En attendant d’en faire la traduction (pardon pour les amis qui ne lisent pas l’anglais), voici un texte très intéressant que m’a envoyé mon ami Gabriel Gbadamosi, auteur britannique, responsable d’ AHRC Creative and Performing Arts Fellow, Goldsmiths College et également animateur de FENCE, réseau international d’écrivains de théâtre, auprès de Jonathan Meth.
Obama and me
It’s not because Barack Obama shares with me a black and white ancestry – his white American and Kenyan, mine Irish and Nigerian – but rather because we were born in the same year, 1961, that I’m interested in reflecting on his American story from my position in an English one.
Unlike him I was brought up by both my parents until they died in my twenties; no broken home, but rather stable and comfortable. Like him, I was in my twenties before I went to Africa hoping to find out more about my father’s people and move on from my loss with greater knowledge of who he was and where my own future might lie. But it’s as an Irishman that I come to my first realisation about an Obama presidency.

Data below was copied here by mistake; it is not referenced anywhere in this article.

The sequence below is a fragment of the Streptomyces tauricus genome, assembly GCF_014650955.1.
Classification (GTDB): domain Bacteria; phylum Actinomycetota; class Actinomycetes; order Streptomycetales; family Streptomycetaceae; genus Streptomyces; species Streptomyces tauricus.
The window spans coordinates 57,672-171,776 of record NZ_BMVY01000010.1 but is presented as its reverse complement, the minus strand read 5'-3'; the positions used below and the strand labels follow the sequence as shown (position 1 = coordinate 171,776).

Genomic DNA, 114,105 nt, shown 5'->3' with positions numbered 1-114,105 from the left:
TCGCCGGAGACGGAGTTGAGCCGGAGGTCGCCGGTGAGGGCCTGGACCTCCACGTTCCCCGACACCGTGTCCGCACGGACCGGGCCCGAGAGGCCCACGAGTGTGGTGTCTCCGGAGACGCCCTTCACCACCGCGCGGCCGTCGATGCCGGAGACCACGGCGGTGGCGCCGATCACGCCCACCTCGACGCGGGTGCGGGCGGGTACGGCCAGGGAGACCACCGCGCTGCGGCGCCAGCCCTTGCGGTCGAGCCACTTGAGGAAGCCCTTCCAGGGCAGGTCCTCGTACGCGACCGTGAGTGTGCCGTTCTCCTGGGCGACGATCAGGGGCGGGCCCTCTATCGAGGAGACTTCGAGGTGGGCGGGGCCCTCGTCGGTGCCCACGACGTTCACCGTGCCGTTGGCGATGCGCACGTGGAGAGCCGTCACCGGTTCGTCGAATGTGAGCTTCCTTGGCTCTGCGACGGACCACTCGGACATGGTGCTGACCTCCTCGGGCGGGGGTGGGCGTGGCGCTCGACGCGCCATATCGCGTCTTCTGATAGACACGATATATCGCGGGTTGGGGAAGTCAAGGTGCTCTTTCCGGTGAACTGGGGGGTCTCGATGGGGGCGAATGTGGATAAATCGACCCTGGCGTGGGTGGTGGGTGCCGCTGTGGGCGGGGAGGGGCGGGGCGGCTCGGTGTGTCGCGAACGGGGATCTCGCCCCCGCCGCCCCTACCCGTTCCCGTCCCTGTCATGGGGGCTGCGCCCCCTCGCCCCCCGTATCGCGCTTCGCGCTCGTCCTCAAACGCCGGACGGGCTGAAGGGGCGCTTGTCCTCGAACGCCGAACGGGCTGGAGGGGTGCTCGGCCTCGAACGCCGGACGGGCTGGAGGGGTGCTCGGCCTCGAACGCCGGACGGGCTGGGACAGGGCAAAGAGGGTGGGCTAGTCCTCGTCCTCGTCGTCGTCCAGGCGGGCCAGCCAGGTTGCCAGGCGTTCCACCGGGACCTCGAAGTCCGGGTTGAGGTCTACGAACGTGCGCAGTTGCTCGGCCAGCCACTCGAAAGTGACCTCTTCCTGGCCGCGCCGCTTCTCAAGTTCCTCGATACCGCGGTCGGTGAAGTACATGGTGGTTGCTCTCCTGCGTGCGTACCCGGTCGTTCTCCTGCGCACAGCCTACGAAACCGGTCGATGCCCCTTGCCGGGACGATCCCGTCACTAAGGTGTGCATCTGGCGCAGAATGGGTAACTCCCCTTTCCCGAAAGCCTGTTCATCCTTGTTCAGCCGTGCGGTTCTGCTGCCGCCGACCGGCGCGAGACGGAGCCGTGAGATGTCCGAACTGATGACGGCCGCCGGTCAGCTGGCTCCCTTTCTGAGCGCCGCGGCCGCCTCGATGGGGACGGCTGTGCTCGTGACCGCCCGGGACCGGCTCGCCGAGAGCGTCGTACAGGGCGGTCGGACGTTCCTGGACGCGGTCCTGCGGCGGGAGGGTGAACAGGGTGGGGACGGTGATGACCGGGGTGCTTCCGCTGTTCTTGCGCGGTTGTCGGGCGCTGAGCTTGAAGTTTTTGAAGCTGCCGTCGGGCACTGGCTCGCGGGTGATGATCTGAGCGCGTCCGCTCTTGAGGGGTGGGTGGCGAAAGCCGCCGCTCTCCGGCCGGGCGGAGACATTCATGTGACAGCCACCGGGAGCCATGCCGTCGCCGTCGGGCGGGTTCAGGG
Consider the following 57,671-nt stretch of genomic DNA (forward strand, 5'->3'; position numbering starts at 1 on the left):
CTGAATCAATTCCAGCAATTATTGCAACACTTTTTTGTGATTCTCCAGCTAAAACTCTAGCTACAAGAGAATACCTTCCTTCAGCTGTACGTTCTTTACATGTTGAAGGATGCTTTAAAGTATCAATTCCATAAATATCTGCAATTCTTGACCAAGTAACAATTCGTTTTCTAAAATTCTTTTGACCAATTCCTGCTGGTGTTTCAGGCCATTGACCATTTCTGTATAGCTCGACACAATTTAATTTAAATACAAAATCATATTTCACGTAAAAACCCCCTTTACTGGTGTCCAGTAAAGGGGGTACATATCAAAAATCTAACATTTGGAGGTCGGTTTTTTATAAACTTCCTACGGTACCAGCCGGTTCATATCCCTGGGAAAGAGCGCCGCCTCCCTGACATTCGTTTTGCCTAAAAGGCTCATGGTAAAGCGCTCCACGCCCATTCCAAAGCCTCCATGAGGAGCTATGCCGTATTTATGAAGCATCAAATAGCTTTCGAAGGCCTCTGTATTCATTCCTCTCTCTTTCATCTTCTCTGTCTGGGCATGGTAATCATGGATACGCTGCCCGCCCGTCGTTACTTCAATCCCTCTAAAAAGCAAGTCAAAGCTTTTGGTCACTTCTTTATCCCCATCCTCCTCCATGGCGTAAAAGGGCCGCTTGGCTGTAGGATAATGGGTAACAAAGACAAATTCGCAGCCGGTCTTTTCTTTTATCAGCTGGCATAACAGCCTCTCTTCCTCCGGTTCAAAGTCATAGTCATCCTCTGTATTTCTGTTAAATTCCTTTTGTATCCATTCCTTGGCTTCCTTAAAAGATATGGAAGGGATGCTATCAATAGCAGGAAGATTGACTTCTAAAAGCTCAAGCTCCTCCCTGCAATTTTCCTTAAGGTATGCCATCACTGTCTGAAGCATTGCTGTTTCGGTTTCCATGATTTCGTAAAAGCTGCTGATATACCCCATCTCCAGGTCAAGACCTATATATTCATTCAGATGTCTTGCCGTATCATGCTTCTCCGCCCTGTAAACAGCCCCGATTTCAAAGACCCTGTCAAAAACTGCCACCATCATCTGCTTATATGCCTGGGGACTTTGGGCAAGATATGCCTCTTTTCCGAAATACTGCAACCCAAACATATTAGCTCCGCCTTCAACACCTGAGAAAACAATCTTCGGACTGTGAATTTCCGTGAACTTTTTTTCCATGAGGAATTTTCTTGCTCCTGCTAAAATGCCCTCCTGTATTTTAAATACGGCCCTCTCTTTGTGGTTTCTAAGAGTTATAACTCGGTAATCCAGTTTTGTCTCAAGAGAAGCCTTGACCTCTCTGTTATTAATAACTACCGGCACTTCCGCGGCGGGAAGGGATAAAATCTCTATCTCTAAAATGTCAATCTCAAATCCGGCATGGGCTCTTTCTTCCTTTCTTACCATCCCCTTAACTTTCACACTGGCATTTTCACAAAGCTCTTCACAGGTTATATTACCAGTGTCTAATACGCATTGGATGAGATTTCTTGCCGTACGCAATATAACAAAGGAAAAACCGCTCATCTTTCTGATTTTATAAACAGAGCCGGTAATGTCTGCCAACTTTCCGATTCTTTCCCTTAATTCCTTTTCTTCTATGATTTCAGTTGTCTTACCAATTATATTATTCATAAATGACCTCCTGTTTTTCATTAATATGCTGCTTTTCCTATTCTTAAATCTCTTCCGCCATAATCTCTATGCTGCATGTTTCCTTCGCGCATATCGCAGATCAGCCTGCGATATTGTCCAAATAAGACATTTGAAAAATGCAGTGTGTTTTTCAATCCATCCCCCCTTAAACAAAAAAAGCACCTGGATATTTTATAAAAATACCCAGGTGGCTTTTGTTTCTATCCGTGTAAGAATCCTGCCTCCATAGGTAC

I was seven when Bobby Kennedy was assassinated; his brother, John F. Kennedy, brought the Irish Catholics as a people, my mother’s people, from second-class to full citizenship in the United States through military service in the Second World War and attainment of the office of the Presidency. The film actor, Audie Murphy, as my mother never tired of pointing out, was one of the most decorated soldiers in that war. As she sat crying in her bedroom at the news of that second Kennedy assassination, I now realise the cost to her of a martyred leader was a calculation of suffering still to be gone through, the reversibility of gains, the fragility of hope and, dare I say it, the necessity of sacrifice.
Earlier that year, 1968, my African American primary school teacher in London had written the name Martin Luther King out on the blackboard and told us to remember it as the name of a man who had been killed in America for freedom.